Viewing AA’s solution as “God doing for us what we could not do for ourselves” is reminiscent of the old folk story about stone soup. In that story, gullible villagers are tricked into providing all the ingredients for a big pot of soup by a stranger with a special stone that, he claims, can magically produce extraordinary soup.
Unfortunately, the story ends before some obvious questions are answered. Was there a “Wizard of Oz” moment when everybody realized that the stone possessed no special powers after all? Did it occur to anyone to ask the stranger for the recipe? Did those who enjoyed the soup learn anything about how generosity and social cooperation can produce a rising tide that lifts all boats?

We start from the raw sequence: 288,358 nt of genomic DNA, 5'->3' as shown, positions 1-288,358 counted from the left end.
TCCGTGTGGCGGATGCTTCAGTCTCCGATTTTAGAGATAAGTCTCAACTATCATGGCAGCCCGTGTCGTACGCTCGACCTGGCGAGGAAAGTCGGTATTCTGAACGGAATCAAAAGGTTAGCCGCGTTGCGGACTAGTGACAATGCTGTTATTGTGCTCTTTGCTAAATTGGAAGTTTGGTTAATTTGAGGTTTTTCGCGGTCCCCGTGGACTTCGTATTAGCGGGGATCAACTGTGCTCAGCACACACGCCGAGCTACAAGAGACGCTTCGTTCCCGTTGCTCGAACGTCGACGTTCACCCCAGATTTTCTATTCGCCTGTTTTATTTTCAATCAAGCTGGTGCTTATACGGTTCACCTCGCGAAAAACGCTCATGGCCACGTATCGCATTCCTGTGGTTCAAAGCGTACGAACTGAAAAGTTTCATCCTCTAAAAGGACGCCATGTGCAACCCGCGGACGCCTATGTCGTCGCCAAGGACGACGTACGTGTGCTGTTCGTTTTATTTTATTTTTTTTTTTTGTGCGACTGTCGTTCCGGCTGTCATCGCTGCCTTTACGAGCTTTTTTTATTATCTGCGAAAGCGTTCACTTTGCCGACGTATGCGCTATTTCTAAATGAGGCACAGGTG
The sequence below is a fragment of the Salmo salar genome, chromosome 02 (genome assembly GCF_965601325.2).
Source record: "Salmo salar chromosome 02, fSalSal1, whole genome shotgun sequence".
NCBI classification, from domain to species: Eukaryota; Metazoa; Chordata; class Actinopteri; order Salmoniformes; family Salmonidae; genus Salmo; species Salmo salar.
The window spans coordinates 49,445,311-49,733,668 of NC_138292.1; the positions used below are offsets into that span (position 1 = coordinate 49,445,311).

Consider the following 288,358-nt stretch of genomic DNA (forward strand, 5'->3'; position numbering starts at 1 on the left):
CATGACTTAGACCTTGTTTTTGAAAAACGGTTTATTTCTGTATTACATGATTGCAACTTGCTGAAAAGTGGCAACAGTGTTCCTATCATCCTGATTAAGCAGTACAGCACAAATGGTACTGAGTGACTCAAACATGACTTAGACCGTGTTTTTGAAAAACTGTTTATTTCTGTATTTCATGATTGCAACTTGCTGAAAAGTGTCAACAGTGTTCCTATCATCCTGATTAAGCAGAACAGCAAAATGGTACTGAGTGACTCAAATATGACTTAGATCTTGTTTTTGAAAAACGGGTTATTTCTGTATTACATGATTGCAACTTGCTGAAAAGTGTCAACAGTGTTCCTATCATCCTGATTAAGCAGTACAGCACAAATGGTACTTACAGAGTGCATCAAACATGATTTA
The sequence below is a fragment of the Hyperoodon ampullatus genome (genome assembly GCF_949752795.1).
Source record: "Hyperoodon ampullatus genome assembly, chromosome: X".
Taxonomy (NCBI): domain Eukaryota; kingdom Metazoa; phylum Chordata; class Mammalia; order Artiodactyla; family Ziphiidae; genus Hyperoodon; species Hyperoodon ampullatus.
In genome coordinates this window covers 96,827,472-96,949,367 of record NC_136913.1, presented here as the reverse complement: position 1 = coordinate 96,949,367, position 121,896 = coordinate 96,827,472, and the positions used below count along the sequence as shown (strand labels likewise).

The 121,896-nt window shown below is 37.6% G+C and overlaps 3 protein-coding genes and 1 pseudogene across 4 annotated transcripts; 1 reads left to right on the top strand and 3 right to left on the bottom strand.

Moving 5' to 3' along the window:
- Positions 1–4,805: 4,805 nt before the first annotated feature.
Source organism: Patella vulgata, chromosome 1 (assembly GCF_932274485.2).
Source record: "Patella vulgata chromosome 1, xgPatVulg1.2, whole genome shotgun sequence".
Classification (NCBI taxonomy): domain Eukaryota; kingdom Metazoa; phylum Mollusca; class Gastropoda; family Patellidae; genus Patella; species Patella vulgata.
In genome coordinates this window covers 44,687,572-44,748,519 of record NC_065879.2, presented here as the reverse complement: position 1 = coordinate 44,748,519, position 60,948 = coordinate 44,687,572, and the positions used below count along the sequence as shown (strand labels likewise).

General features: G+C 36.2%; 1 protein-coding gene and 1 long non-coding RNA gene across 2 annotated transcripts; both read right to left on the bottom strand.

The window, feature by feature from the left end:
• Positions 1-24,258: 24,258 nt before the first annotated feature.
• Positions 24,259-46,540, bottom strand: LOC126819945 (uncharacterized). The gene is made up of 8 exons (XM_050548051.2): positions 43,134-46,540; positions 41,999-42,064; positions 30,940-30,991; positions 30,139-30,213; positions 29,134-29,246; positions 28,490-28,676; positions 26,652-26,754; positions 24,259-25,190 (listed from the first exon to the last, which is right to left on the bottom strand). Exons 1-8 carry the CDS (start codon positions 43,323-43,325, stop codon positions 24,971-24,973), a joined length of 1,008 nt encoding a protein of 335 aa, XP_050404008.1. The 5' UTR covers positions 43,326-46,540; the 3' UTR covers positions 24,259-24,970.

For many in AA, belief in God orchestrates a process that makes sobriety possible, but the abc’s from “How It Works” notwithstanding, all the ingredients are contributed by ordinary mortals. Explanations do not have to rely on anything magical or supernatural. All the resources necessary for sobriety are already in the possession of average human beings. With a simple recipe that brings inspiration, commitment, skill, and coordination into the equation, the results can seem miraculous.
Atheists and agnostics can model what it is like to talk about the solution without taking the shortcut that relying on a higher power can represent. This considerably improves the signal-to-noise ratio, and it shifts the center of gravity to a solution that can work for anyone.
The salient fact is that AA’s most significant assets are not inherently religious – in-depth identification, community, a last resort basis for hope, practical wisdom about addiction, and sometimes just having something to do that doesn’t involve using alcohol or other drugs.